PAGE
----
In 1991, Shaka Senghor was sent to prison for second-degree murder. Today, he lectures at universities, is a leading voice on criminal justice reform, and an inspiration to thousands. He will give two presentations at Penn State Berks on Wednesday, March 14, 2018: the first at 12:15 p.m. in the Perkins Student Center Multipurpose Room and the second at 7 p.m. in the Perkins Student Center Auditorium. Both lectures are free and open to the public.
Born and raised in a middle-class neighborhood on Detroit’s east side during the height of the 1980s crack epidemic. Senghor was an honor roll student and a natural leader. He dreamed of becoming a doctor but at age 11, his parents’ marriage began to unravel and beatings from his mother sent him on a downward spiral that led to his running away from home and turning to drug dealing. By the age of 19, he had been incarcerated for murder.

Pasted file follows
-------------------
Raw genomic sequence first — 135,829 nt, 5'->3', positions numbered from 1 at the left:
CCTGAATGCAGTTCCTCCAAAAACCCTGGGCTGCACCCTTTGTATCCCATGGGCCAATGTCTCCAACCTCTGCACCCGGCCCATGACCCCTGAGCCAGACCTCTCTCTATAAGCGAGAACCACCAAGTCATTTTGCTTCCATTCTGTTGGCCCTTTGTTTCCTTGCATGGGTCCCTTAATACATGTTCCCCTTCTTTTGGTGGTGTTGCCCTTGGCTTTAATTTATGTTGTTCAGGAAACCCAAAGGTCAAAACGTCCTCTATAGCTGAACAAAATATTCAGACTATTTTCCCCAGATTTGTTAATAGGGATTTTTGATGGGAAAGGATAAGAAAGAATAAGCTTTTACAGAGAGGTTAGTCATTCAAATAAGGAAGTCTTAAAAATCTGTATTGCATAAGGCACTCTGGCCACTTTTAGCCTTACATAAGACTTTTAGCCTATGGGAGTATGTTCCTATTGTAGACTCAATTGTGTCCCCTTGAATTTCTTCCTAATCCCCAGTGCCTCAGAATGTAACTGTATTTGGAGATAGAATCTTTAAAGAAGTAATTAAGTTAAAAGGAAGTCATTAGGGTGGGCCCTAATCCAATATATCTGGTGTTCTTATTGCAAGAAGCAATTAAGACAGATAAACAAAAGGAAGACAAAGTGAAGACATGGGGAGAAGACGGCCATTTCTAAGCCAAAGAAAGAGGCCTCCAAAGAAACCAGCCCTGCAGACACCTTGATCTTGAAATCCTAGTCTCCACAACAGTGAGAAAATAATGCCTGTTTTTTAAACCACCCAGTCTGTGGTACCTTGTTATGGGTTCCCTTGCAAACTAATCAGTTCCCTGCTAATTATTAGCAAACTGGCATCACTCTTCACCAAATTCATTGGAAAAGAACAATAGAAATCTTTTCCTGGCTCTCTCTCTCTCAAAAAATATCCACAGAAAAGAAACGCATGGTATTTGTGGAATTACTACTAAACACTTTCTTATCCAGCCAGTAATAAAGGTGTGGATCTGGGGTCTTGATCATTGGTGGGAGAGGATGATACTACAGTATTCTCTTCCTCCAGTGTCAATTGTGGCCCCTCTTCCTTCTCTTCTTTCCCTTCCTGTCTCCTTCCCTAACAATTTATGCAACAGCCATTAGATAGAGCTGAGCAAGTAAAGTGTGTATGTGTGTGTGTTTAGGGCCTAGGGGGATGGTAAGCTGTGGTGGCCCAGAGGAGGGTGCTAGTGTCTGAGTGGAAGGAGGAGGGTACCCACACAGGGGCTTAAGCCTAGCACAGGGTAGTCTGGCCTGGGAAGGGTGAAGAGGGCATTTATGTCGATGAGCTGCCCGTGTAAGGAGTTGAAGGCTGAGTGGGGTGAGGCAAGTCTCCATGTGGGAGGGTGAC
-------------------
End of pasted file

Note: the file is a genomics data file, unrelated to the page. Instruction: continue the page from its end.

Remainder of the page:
Senghor has stated that after serving 19 years in the Michigan Department of Corrections, including more than 5 years in solitary confinement, he is very familiar with the inner workings of prison and the politics that play out on the state level and inside the prison walls. From his experience, there are two things he knows for sure: 1) prisons are a business and 2) prisons do not rehabilitate.
His story has become an inspiration to many because he dared to dream beyond those prison bars. He explains, “I did not allow my past or what others thought of me to define me or deter me because I have the courage to share my story, unfiltered.”
Senghor will cover issues such as overcoming seemingly insurmountable odds, breaking out of self-imposed prisons, getting out and staying out of prison, and avoiding the snares of imprisonment for youth.